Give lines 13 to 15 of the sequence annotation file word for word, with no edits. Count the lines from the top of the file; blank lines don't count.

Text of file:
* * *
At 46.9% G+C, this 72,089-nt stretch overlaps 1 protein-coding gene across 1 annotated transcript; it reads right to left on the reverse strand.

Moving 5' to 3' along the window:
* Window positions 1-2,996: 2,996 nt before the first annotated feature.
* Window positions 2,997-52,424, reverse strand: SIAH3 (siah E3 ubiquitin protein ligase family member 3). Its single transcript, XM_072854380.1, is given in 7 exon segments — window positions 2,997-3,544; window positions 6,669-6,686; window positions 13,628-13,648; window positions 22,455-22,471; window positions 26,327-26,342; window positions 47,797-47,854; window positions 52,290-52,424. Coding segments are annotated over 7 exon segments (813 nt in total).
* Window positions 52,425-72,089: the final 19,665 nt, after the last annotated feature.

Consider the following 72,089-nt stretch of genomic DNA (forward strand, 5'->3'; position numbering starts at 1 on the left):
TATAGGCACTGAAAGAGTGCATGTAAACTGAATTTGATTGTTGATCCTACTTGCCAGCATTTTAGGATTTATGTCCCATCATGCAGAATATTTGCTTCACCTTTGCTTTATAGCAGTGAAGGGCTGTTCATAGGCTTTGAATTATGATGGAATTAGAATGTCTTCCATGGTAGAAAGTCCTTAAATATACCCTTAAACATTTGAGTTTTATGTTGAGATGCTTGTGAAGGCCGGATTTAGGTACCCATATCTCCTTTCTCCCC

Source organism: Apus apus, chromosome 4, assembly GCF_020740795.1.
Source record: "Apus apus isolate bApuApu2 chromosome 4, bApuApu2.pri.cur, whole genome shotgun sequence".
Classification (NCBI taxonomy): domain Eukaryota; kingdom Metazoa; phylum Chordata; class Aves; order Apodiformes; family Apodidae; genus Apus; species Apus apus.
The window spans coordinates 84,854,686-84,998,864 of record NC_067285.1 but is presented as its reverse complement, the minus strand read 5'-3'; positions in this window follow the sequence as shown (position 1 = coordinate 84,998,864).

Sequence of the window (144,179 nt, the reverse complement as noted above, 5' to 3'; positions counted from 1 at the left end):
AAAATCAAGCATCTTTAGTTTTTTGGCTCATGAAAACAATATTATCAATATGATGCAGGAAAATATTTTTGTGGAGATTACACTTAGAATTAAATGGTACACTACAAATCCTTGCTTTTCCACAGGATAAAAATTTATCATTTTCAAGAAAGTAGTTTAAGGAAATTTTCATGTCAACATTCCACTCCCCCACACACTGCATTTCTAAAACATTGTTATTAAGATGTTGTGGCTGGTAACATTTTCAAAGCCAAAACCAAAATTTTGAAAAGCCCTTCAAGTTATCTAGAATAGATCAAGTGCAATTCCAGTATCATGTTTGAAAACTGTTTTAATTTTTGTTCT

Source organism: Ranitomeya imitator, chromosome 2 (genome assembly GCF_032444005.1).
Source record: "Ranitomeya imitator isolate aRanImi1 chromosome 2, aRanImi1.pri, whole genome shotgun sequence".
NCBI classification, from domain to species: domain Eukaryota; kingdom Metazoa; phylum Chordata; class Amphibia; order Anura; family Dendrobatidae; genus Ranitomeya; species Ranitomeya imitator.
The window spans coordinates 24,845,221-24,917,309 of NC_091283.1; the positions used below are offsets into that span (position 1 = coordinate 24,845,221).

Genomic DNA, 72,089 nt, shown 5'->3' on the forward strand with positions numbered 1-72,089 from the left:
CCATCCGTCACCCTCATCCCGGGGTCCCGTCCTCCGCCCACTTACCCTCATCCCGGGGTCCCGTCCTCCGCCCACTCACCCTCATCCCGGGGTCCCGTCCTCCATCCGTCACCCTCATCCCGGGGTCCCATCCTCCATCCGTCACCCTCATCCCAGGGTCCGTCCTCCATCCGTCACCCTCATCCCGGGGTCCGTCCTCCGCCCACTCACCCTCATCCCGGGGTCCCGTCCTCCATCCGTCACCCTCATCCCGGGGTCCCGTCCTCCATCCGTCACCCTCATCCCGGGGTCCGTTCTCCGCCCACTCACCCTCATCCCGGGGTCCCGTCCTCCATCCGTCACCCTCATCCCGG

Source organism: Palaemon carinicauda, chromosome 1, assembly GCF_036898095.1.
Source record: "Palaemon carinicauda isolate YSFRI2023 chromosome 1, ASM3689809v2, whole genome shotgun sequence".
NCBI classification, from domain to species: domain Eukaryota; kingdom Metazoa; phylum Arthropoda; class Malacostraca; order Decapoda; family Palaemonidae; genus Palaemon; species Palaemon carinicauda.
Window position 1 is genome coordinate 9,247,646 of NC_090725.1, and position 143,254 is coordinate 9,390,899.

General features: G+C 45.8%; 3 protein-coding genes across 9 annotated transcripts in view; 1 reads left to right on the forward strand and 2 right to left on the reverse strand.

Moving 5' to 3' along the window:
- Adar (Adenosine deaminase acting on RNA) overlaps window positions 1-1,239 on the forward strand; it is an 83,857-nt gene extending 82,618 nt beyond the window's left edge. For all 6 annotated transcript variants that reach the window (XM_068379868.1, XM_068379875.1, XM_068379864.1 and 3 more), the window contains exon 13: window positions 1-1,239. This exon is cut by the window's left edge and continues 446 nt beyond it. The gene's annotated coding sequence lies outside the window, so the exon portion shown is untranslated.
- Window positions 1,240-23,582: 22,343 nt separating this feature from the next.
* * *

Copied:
AAAATCAAGCATCTTTAGTTTTTTGGCTCATGAAAACAATATTATCAATATGATGCAGGAAAATATTTTTGTGGAGATTACACTTAGAATTAAATGGTACACTACAAATCCTTGCTTTTCCACAGGATAAAAATTTATCATTTTCAAGAAAGTAGTTTAAGGAAATTTTCATGTCAACATTCCACTCCCCCACACACTGCATTTCTAAAACATTGTTATTAAGATGTTGTGGCTGGTAACATTTTCAAAGCCAAAACCAAAATTTTGAAAAGCCCTTCAAGTTATCTAGAATAGATCAAGTGCAATTCCAGTATCATGTTTGAAAACTGTTTTAATTTTTGTTCT

Source organism: Ranitomeya imitator, chromosome 2 (genome assembly GCF_032444005.1).
Source record: "Ranitomeya imitator isolate aRanImi1 chromosome 2, aRanImi1.pri, whole genome shotgun sequence".